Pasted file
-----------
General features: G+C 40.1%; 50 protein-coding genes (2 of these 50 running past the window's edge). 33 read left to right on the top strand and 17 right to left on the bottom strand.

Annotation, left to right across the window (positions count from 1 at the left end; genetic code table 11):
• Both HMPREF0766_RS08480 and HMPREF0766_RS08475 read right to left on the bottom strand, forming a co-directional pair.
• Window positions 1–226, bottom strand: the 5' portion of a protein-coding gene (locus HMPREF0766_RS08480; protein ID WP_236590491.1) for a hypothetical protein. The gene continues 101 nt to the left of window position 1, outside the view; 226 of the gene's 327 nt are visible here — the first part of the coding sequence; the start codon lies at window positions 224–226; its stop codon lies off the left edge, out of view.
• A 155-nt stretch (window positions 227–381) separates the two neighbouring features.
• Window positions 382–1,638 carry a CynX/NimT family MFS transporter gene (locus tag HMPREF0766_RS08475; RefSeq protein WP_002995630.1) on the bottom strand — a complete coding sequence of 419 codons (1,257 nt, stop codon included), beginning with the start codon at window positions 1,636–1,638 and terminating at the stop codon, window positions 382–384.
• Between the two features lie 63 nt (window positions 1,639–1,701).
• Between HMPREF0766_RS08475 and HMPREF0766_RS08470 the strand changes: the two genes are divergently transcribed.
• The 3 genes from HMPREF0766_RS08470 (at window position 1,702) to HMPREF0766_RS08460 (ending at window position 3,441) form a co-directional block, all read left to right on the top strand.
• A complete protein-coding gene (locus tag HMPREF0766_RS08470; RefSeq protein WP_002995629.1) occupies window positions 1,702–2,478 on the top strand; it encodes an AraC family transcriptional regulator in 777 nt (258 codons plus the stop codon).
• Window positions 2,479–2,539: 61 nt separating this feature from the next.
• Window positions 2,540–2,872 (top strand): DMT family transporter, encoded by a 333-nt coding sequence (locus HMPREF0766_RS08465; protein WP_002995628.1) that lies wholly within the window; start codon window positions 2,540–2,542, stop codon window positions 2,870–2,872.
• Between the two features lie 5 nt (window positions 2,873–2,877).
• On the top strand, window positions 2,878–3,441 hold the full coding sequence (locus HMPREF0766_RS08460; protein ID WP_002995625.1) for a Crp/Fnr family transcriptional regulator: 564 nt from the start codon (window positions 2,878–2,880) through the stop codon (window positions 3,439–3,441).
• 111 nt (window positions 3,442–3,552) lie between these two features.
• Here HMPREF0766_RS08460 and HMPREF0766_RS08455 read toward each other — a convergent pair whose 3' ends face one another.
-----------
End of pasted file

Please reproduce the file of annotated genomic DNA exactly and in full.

General features: G+C 40.1%; 50 protein-coding genes (2 of these 50 running past the window's edge). 33 read left to right on the top strand and 17 right to left on the bottom strand.

Annotation, left to right across the window (positions count from 1 at the left end; genetic code table 11):
• Both HMPREF0766_RS08480 and HMPREF0766_RS08475 read right to left on the bottom strand, forming a co-directional pair.
• Window positions 1–226, bottom strand: the 5' portion of a protein-coding gene (locus HMPREF0766_RS08480; protein ID WP_236590491.1) for a hypothetical protein. The gene continues 101 nt to the left of window position 1, outside the view; 226 of the gene's 327 nt are visible here — the first part of the coding sequence; the start codon lies at window positions 224–226; its stop codon lies off the left edge, out of view.
• A 155-nt stretch (window positions 227–381) separates the two neighbouring features.
• Window positions 382–1,638 carry a CynX/NimT family MFS transporter gene (locus tag HMPREF0766_RS08475; RefSeq protein WP_002995630.1) on the bottom strand — a complete coding sequence of 419 codons (1,257 nt, stop codon included), beginning with the start codon at window positions 1,636–1,638 and terminating at the stop codon, window positions 382–384.
• Between the two features lie 63 nt (window positions 1,639–1,701).
• Between HMPREF0766_RS08475 and HMPREF0766_RS08470 the strand changes: the two genes are divergently transcribed.
• The 3 genes from HMPREF0766_RS08470 (at window position 1,702) to HMPREF0766_RS08460 (ending at window position 3,441) form a co-directional block, all read left to right on the top strand.
• A complete protein-coding gene (locus tag HMPREF0766_RS08470; RefSeq protein WP_002995629.1) occupies window positions 1,702–2,478 on the top strand; it encodes an AraC family transcriptional regulator in 777 nt (258 codons plus the stop codon).
• Window positions 2,479–2,539: 61 nt separating this feature from the next.
• Window positions 2,540–2,872 (top strand): DMT family transporter, encoded by a 333-nt coding sequence (locus HMPREF0766_RS08465; protein WP_002995628.1) that lies wholly within the window; start codon window positions 2,540–2,542, stop codon window positions 2,870–2,872.
• Between the two features lie 5 nt (window positions 2,873–2,877).
• On the top strand, window positions 2,878–3,441 hold the full coding sequence (locus HMPREF0766_RS08460; protein ID WP_002995625.1) for a Crp/Fnr family transcriptional regulator: 564 nt from the start codon (window positions 2,878–2,880) through the stop codon (window positions 3,439–3,441).
• 111 nt (window positions 3,442–3,552) lie between these two features.
• Here HMPREF0766_RS08460 and HMPREF0766_RS08455 read toward each other — a convergent pair whose 3' ends face one another.